National Fisherman


ELLSWORTH, Maine — Green crabs are starting to make some coastal Maine residents see red.
 
The crabs have been found in coastal waters off Maine for around a hundred years, but it’s only in the past few that they’ve drawn the ire and attention of fishermen and scientists in the state.
 
Officials have been receiving reports from fishermen that the coastal population of the crabs, which migrated to North America from Europe with shipping traffic in the late 1800s, has shot up, according to Kohl Kanwit of the Maine Department of Marine Resources — and eelgrass beds and soft-shell crabs have been paying the price.
 
That’s why, in late August, DMR organized a one-day, coast-wide survey to try to get a handle on exactly how many green crabs might be skittering around the shallow waters off Maine’s beaches and marshlands.
 
Read the full story at Bangor Daily News>>

Inside the Industry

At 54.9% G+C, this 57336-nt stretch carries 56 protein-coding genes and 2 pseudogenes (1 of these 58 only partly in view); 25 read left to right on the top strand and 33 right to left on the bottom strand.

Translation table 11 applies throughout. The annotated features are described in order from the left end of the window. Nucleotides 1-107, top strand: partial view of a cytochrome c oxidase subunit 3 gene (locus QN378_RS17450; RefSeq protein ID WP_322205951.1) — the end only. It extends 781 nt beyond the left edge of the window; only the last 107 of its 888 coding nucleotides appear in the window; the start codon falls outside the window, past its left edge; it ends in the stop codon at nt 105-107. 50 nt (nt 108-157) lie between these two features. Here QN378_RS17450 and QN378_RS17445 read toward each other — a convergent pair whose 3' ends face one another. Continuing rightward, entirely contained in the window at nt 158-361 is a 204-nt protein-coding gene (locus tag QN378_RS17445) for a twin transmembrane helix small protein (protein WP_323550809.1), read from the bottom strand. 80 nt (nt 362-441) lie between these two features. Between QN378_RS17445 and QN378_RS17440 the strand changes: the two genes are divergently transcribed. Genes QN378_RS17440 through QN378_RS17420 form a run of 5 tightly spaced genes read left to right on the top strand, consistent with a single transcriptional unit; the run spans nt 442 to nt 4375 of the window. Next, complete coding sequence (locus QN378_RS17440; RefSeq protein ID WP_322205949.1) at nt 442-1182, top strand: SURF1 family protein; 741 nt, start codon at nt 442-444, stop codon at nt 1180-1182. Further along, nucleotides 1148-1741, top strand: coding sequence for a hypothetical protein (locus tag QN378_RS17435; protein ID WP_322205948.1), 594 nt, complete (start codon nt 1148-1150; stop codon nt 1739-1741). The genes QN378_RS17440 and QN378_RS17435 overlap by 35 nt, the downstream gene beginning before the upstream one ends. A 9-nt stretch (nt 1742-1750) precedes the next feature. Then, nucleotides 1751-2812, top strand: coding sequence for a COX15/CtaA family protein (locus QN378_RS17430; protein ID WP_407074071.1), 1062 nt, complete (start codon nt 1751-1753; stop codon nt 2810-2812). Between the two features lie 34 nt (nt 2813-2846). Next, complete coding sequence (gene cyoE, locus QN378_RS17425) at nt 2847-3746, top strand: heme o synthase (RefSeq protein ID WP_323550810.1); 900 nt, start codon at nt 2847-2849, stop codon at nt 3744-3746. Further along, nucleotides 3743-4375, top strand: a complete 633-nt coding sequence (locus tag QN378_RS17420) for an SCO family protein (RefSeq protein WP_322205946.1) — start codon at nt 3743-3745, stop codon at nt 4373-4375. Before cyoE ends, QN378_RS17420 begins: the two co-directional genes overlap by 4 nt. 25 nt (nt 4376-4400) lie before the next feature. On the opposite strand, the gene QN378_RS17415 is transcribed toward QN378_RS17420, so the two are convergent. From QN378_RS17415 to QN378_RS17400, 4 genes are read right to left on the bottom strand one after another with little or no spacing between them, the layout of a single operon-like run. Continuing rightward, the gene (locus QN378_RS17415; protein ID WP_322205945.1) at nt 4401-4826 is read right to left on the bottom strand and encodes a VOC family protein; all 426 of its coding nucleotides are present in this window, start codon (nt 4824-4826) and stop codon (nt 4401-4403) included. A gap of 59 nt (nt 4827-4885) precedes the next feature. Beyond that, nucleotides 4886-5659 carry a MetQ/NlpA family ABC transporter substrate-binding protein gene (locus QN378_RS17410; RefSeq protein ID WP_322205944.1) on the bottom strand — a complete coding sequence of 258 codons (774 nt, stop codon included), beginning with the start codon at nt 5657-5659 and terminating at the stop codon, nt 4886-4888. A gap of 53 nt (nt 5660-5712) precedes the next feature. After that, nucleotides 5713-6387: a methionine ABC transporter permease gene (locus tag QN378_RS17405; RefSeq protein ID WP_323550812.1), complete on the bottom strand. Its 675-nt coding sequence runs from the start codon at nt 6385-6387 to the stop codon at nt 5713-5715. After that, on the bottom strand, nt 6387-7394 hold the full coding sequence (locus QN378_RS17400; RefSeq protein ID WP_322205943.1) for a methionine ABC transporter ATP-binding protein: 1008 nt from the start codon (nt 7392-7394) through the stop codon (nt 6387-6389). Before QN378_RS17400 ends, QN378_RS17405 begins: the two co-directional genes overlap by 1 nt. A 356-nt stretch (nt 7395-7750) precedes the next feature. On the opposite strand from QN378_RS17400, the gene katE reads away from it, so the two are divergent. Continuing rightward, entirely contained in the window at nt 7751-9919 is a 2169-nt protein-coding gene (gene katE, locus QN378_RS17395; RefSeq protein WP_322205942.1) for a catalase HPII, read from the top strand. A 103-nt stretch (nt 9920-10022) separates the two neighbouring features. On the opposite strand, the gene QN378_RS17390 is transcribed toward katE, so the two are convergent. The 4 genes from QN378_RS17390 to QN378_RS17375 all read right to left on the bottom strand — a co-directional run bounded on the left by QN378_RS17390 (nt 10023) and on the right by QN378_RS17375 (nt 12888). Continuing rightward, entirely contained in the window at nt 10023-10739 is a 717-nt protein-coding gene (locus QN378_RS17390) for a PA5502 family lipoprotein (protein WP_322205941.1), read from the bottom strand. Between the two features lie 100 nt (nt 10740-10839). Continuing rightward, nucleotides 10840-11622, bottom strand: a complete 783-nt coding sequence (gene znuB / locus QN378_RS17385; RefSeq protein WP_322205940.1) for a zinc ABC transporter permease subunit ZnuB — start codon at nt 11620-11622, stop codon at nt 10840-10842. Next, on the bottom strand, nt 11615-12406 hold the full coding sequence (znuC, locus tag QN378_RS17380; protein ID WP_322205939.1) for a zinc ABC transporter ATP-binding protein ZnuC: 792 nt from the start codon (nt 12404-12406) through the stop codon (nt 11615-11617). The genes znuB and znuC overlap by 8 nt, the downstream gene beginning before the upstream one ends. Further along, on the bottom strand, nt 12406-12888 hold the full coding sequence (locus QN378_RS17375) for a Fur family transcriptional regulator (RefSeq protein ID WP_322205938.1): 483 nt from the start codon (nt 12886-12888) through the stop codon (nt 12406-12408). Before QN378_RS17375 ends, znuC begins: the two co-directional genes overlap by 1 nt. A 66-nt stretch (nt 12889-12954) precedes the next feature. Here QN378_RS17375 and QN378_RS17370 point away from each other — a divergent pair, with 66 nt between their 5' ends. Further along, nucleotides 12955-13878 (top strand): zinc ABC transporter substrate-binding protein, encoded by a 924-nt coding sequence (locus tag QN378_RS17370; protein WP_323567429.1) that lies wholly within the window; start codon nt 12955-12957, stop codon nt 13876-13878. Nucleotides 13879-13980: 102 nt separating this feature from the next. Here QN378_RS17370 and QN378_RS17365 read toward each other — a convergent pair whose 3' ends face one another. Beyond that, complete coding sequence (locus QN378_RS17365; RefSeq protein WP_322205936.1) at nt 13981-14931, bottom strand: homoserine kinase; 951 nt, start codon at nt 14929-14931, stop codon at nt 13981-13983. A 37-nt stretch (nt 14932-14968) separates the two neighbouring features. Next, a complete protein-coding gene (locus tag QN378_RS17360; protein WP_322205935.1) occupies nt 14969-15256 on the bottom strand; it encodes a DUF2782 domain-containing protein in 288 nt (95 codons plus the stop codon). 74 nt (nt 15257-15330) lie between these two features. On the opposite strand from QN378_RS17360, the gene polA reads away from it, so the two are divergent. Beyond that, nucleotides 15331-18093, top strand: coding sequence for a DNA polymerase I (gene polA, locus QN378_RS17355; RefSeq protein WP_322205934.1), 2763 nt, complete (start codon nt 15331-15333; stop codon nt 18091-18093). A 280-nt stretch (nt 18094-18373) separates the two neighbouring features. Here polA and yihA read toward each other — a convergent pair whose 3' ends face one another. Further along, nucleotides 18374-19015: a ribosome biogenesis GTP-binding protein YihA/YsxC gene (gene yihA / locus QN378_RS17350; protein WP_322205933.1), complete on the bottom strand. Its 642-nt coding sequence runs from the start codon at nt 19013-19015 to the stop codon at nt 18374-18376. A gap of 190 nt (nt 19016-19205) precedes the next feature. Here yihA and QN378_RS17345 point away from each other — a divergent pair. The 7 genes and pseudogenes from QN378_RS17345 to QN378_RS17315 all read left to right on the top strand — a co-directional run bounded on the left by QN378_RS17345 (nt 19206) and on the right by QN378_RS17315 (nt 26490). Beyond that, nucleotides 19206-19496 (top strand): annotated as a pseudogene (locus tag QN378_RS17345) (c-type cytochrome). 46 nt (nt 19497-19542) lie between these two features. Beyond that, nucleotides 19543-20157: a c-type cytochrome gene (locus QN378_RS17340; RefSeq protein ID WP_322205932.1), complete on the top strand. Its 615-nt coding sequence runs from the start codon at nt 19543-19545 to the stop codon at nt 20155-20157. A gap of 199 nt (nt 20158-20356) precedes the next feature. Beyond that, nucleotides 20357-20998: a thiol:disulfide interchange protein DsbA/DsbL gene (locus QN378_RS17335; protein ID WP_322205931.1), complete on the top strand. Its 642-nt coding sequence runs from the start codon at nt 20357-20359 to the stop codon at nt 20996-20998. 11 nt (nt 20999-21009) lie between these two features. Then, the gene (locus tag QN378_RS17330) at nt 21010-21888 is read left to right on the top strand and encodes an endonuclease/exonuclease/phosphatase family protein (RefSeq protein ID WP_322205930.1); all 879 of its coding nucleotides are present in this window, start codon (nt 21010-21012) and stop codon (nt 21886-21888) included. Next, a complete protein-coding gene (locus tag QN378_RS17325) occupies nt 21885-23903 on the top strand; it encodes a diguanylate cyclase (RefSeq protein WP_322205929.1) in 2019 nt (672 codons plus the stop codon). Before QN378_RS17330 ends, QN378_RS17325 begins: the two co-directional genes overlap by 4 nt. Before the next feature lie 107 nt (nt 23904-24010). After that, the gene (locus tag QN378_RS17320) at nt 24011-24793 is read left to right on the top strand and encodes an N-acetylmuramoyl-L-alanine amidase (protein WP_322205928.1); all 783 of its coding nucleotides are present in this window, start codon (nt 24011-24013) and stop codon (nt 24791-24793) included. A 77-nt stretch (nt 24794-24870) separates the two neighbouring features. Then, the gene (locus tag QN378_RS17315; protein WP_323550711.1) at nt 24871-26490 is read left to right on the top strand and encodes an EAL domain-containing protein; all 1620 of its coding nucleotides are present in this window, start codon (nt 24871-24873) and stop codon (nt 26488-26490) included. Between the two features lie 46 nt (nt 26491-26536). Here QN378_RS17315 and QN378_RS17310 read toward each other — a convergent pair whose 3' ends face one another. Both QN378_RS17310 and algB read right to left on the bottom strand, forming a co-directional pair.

The Obama Administration recently announced that it is looking for candidates to be considered for a sustainable fishing prize.

The White House Champion for Change for Sustainable Seafood designation will honor individuals for “contributing to the ongoing recovery of America’s fishing industry and our fishing communities.”

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The American Fisheries Society is honoring recently retired Florida Institute of Oceanography director Bill Hogarth with the Carl R. Sullivan Fishery Conservation Award — one of the nation's premier awards in fisheries science - in recognition of his long career and leadership in preserving some of the world's most threatened species, advocating for environmental protections and leading Florida's scientific response to the Deepwater Horizon oil spill.

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